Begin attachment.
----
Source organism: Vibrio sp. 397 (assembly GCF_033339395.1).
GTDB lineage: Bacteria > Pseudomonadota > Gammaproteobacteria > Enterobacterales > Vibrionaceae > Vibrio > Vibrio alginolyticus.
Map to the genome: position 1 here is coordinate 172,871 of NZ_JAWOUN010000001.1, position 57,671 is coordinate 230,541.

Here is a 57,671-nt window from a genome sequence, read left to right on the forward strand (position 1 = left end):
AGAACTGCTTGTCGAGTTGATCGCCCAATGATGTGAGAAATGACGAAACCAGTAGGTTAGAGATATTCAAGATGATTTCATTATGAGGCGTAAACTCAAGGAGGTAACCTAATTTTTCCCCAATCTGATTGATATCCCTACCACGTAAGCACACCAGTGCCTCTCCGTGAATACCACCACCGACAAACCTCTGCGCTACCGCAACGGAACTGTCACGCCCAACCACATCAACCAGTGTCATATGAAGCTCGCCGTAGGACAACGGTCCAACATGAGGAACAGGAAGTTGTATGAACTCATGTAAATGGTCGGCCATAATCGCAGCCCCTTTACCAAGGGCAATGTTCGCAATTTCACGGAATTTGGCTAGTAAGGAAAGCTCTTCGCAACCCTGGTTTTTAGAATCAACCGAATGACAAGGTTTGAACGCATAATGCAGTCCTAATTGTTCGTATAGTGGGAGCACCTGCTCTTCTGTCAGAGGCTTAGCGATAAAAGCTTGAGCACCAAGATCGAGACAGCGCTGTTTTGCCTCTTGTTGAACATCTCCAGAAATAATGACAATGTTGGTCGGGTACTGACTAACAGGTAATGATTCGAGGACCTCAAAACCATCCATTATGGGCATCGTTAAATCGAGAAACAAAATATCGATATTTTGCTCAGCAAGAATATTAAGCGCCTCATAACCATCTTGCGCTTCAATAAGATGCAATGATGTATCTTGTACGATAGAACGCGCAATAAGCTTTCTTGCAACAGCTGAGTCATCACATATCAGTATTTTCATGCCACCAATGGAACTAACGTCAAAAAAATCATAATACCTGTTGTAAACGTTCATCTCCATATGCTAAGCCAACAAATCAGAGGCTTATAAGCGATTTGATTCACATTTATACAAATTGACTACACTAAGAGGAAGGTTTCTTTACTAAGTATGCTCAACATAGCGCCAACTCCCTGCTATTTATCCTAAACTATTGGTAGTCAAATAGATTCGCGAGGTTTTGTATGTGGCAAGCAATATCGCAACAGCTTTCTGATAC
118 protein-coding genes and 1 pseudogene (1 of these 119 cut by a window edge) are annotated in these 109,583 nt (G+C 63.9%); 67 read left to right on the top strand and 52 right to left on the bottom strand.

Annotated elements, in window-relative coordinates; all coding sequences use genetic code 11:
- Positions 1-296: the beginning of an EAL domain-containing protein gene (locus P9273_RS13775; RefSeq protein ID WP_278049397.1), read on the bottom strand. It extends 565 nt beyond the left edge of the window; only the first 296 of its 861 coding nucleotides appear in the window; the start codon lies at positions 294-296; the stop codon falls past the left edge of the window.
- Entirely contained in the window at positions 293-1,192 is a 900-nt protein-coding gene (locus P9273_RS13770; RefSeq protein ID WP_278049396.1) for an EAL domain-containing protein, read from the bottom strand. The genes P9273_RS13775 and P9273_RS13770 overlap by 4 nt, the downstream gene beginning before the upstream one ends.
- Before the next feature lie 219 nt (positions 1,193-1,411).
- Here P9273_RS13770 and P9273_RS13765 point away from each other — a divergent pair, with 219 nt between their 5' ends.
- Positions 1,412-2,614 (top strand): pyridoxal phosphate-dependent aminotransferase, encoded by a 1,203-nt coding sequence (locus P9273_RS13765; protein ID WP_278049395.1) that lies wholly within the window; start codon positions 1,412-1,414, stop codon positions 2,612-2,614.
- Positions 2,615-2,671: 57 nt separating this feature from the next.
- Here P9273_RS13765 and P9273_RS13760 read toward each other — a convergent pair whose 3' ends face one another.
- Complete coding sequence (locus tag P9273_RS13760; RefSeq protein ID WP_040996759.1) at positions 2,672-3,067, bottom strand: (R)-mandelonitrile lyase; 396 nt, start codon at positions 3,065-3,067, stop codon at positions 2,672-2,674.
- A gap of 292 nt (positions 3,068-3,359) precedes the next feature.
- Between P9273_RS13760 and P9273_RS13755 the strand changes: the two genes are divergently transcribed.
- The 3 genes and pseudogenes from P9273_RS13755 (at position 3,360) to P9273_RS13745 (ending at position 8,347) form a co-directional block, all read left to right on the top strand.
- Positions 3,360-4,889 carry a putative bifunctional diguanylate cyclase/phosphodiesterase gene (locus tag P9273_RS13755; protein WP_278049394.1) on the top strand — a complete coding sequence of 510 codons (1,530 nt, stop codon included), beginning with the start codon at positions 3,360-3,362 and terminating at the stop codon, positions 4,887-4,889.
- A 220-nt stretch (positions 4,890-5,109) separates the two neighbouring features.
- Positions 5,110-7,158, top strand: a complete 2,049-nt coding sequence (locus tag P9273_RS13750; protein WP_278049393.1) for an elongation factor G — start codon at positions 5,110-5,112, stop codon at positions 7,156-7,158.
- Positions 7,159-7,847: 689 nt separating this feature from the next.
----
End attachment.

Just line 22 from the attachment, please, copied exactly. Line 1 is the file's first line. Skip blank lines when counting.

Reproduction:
- Positions 7,159-7,847: 689 nt separating this feature from the next.